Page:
David Pease has over 32 years experience in first response. He is a NC certified Rescue Technician Instructor, Swiftwater Technician Instructor, Confined Space Specialists Instructors, Trench Rescue Specialist Instructor, and Rope Technician Instructor. He is a former paramedic, certified LE Instructor, CPR Coordinator, certified diver, and Chief of the Reds Team – a technical rescue operations team providing response and training to other agencies and industry.
Even with all the new tools and technologies we now have, sometimes the basic techniques work the best. This is the place we should all start.
When responding to most accidents, we think very little about the hazardous material side of the equation. If the dispatcher tells us it is a hazardous materials incident or there are trucks involved carrying hazardous materials then we think about the situation a little different. Learn what extrication expert David Pease wants you to keep in mind the next time you respond to a hazardous situation.
Lifting and Stabilizing
When we look at stabilization we need to consider taking that extra “few” seconds to access our scene and vehicles, and what it will take to properly stabilize the vehicles involved.
We see the bright yellow buses travel our roads and highways everyday. These buses are not only carrying the future of our country, but the future firefighters, rescue and EMS workers that will inherit our plight to protect and save lives.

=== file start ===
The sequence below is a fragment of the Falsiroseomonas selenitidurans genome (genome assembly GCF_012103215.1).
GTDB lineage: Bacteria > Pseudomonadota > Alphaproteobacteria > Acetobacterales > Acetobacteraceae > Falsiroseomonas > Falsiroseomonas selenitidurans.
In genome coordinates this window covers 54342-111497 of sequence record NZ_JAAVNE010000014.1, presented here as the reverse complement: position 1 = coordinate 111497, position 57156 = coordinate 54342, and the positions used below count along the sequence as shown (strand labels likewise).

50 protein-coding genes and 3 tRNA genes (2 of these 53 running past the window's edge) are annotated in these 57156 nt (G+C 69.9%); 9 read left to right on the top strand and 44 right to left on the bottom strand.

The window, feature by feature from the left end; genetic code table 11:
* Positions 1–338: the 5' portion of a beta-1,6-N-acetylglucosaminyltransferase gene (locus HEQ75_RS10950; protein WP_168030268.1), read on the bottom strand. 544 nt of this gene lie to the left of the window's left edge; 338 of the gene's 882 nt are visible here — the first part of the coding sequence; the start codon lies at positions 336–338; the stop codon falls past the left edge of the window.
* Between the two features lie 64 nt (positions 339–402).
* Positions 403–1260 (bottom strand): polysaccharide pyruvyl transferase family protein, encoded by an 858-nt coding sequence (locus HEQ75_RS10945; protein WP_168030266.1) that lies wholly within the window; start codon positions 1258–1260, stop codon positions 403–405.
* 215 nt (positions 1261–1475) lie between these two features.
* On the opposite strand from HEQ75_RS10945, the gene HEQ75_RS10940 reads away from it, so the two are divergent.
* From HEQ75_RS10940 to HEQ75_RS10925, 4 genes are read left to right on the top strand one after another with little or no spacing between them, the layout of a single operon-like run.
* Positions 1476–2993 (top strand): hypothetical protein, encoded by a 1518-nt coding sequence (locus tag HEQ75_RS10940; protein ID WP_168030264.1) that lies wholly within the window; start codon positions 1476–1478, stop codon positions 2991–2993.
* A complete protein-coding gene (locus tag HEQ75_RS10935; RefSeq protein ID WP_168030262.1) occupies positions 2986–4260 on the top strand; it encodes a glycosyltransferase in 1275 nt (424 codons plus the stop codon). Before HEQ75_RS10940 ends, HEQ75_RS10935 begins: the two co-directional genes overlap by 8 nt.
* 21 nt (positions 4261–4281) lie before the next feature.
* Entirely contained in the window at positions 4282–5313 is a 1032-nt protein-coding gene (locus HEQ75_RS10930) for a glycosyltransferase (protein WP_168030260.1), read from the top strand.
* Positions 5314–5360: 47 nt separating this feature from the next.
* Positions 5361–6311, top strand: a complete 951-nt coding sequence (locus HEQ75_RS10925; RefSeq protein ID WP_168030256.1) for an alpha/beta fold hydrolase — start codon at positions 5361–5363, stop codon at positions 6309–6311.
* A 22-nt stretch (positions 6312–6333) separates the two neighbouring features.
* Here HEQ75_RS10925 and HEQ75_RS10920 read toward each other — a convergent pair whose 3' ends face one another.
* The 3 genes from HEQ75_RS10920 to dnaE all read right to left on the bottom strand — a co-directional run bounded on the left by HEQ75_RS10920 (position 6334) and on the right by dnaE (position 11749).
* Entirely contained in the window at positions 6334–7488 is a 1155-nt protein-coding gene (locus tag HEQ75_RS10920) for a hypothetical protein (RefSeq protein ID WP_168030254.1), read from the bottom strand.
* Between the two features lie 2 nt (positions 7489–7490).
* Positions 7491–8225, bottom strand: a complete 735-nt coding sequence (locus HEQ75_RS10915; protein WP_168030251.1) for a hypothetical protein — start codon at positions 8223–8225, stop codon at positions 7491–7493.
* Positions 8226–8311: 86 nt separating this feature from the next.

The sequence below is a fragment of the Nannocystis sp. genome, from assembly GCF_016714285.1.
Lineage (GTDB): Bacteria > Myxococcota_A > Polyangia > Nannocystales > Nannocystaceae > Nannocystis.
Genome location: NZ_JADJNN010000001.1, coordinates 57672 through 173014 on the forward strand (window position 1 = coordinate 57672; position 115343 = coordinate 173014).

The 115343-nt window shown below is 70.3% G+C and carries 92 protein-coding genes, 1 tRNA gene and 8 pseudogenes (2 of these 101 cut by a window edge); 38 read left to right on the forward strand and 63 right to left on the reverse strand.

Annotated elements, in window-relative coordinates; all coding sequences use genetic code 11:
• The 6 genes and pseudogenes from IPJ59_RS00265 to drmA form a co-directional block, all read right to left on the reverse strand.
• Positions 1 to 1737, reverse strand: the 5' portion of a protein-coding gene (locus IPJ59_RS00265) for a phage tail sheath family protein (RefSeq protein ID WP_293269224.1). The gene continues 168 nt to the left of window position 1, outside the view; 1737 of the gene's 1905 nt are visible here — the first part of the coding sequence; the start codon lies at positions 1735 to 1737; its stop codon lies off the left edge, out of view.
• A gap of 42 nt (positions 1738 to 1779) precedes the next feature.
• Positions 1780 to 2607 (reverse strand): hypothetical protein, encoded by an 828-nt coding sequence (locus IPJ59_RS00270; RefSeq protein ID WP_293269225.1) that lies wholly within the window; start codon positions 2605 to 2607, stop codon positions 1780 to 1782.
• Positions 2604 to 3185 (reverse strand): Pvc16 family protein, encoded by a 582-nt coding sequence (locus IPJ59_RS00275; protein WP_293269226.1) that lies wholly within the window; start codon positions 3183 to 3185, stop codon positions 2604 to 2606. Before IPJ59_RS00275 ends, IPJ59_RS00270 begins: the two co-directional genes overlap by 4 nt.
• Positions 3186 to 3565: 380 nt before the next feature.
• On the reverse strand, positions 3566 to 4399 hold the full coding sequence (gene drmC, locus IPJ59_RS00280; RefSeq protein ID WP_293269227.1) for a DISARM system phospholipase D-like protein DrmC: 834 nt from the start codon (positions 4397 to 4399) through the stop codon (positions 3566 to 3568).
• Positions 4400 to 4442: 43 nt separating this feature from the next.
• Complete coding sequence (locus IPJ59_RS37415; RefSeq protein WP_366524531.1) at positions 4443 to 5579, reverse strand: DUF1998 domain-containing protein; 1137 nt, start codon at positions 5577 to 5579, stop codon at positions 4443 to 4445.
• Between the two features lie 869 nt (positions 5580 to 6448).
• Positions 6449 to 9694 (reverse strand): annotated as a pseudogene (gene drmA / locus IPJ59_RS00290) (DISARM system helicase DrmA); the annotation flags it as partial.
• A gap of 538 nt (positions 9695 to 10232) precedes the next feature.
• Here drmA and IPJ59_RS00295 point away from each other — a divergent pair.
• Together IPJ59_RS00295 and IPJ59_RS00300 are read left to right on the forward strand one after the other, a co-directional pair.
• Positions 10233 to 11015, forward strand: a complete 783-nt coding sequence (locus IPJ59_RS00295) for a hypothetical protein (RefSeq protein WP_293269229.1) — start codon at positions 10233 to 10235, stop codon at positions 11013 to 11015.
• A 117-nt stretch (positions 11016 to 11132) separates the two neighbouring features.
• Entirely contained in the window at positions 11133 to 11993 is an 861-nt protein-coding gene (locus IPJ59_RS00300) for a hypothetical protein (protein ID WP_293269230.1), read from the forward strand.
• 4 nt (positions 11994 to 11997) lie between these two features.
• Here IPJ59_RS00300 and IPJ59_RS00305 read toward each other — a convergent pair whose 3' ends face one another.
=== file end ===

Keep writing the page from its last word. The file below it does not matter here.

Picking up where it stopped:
Trucks have become much bigger, more advanced, and travel much faster than ever before. In order to be able to execute a good extrication, a good basic knowledge of trucks and there anatomy would be essential.
This thought provoking article will probably stir some feelings, perhaps even rub some the wrong way. Especially when we look at our capabilities as a rescue provider, and what our department says we can do. The way a lot of folks see it, if we do some training and the chief says we can do it, then I guess we can. But you know what? Therein lies the problem.
We in the Fire, Rescue and EMS service are typically "A" type of personality and enjoy the adrenalin rush we get from the calls we respond to. Though we love that rush, one of the most dreadful calls one can get is a downed aircraft. With all the questions running through your head, are you prepared to put that adrenalin to proper use?
We must understand that vehicle extrication is an ever-changing technology. We, as rescue technicians, must be able to change with that technology. Another consideration is that we sometimes differ in our approach on how we feel things should be done, and most of the time this can be a positive and learning experience for all of us.
There are several key points to consider when training or performing tower rescues. Remember to train hard, safety comes first, and knowledge is one of the keys to a successful rescue.
As an EMT, you will perform lifesaving functions at vehicle crash scenes and assess many patients over your career. Having some basic extrication knowledge will make you better at this and help you make better decisions at the scene. Most importantly, it will help you work better with the team performing the extrication and have a better understanding of what they are doing and why.
Question: Are you getting in the quality of training you should be, or ultimately wasting valuable time and effort? Most members have a limited amount of time to spare, so if training wastes more time than it should, these members tend to shun training for other things.
When using topo maps and ortho maps you need to have a reference system that will allow for you to find and plot things on the map. There are several systems that can be used, and some are more common than others.